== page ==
Are Republicans collapsing in anger and chaos? Skip to content

Are Republicans collapsing in anger and chaos?

No matter how you phrase it, the Repubs in DC are in free-fall because of their fealty to Trump. Can the voters save us in November?

3 min read

Given recent events in the Republican-controlled U.S. House of Representatives, it is hard to know what image to use to describe GOP behavior. Is the Republican Party melting down, or are members of the House GOP arranging themselves in a circular firing squad?

Just last week, for example, House Speaker Mike Johnson killed the National Security Supplemental Appropriations Act by refusing a House vote. This bill would have given billions to support Ukraine and Israel. It also contained provisions that would have contributed to reducing tensions at the southern border, and was painfully put together by a bipartisan group of Senators.

Johnson did this because Donald Trump doesn’t want anything done to improve conditions at the border so he will have a campaign issue. Never mind that the Republicans have been screaming for months that there was a crisis at the border. A crisis is something that should be addressed immediately.

“It appears that Trump is trying to turn the Republican Party into an instrument he can use as he wishes,” wrote columnist Heather Cox Richardson. Richardson is too tentative. Trump has already turned the GOP into a servile instrument of his will.

Further evidence of Trump’s control of his sycophants in the House also occurred last week when sixty House Republicans drew up a resolution saying that Trump “did not engage in insurrection” on January 6, 2021.

Yet, Trump isn’t the sole reason for the GOP’s embarrassing failures in the House; he is the instigator of this debacle, but Speaker Mike Johnson must share the blame.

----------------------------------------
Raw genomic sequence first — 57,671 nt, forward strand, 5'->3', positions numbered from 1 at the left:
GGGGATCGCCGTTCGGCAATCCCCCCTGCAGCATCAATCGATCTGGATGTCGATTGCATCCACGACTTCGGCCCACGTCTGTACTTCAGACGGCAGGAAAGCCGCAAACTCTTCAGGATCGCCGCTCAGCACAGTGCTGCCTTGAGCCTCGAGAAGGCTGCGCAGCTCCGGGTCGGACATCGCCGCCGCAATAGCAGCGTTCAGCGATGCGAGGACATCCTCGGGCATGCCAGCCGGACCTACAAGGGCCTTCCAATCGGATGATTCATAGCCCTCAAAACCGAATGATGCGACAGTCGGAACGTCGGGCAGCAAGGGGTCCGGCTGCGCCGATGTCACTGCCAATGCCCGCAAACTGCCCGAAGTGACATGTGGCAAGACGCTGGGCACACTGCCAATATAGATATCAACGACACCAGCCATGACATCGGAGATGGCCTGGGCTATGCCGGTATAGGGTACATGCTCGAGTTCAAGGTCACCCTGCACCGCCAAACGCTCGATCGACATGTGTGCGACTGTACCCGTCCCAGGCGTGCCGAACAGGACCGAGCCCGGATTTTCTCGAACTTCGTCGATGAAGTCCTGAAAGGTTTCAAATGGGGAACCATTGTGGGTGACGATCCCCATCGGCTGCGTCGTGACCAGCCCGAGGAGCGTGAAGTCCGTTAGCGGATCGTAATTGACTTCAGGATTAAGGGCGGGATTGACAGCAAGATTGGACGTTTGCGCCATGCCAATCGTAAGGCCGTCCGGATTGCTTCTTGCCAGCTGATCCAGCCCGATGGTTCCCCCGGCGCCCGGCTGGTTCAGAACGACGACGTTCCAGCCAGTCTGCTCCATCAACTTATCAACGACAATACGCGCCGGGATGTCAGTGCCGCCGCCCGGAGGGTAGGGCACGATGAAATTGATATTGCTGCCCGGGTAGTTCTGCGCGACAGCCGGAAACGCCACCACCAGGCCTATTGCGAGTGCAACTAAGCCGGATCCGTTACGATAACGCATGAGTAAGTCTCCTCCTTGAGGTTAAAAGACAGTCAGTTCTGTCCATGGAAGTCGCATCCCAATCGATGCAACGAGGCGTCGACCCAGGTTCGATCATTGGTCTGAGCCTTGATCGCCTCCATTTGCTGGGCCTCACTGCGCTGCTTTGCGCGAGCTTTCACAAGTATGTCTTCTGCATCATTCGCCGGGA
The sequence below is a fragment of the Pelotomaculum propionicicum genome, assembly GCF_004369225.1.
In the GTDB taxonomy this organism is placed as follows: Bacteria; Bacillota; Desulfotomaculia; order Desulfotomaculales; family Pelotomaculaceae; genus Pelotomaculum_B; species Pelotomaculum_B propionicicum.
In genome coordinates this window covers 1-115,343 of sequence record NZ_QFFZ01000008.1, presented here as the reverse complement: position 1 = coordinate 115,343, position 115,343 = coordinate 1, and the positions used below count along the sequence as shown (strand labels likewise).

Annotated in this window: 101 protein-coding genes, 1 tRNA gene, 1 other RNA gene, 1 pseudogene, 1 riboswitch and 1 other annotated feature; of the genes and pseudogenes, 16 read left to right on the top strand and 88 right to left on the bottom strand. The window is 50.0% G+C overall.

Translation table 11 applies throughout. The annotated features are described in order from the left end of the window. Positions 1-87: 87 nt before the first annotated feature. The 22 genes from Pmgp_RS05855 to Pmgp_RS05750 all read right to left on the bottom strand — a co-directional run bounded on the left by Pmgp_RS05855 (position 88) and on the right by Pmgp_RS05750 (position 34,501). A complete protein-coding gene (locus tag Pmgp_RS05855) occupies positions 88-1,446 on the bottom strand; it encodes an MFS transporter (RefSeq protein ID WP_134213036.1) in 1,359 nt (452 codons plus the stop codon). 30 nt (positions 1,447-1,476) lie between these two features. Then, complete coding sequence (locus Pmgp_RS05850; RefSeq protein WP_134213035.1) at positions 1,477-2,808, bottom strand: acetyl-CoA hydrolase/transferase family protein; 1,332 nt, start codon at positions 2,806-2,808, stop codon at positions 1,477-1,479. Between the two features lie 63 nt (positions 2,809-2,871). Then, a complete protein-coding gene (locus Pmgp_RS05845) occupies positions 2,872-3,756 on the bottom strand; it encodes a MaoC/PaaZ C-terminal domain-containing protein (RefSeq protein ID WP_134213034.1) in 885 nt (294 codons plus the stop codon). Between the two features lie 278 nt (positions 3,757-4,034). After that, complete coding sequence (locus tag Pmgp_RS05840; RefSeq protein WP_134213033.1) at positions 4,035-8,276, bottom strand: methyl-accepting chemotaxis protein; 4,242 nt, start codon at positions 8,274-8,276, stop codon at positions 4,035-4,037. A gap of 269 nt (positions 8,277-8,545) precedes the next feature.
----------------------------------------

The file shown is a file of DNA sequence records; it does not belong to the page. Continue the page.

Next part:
Also last week, Johnson failed in a vote to impeach Homeland Secretary Alejandro Mayorkas because Johnson apparently had not counted his votes carefully before he put the bill on the floor of the House. Johnson also failed to pass a measure to send military aid to Israel.

Even some Republicans are getting fed up with the chaos in their party.

Senator James Langford (R-OK), who worked laboriously to create the bipartisan border agreement in the Senate, complained about being attacked by his GOP colleagues: “They have done everything they can to destroy me in the past several weeks.”

Another Republican colleague, Mike Murphy (R-IN), responded to Trump’s statement that Nicki Haley cheated to run against him in the primaries by saying: “The bottom line is he’s completely unhinged. He is literally off his rocker.”

Several week ago, I asked in this space for the “real Republicans,” those opposed to Donald Trump, to make a stand and take their party back from their erratic, narcissistic new leader. I now sadly say that I no longer believe that this is possible. Those non-Trump political leaders in Congress and elsewhere are not rallying around Liz Cheney, the Republican who has the clearest vision of both Trump’s danger to America and of the importance of defeating him.

Keeping Trump from becoming President will certainly not solve all our domestic or foreign policy problems, but it will preserve our country and its Constitution long enough to give us time to address those problems.

That task is now up to the rest of us, young and old, Democrats and Independents and real Republican voters. Whether you like or dislike Joe Biden, voting for him is the only way to keep Donald Trump out of office.

I end with some encouraging news. Remember that in the Iowa Republican caucuses 49% of those attending picked someone other than Trump. In addition, a YouGov poll (Washington Post 1-11-24) showed that when U.S. adult citizens were given a list of 30 of Trump’s declared policies, majorities opposed 22 of them.

The most unpopular Trump positions were these: getting rid of the Affordable Care Act, ending birthright citizenship, ending aid to Ukraine, and sending troops to U.S. cities to enforce order.

We are bombarded with media reports wondering what the courts might do to make a Trump presidency less likely. What they do may or may not matter to the outcome of the election.

We are still a democratic republic, and in our country voters still matter, and make the big decisions. May we make a wise one for America on November 5.


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Ken Wolf

Ken Wolf spent 40 years teaching European and World History, punctuated by several administrative chores, at Murray State University, retiring in 2008. (Read the rest on the Contributors page.)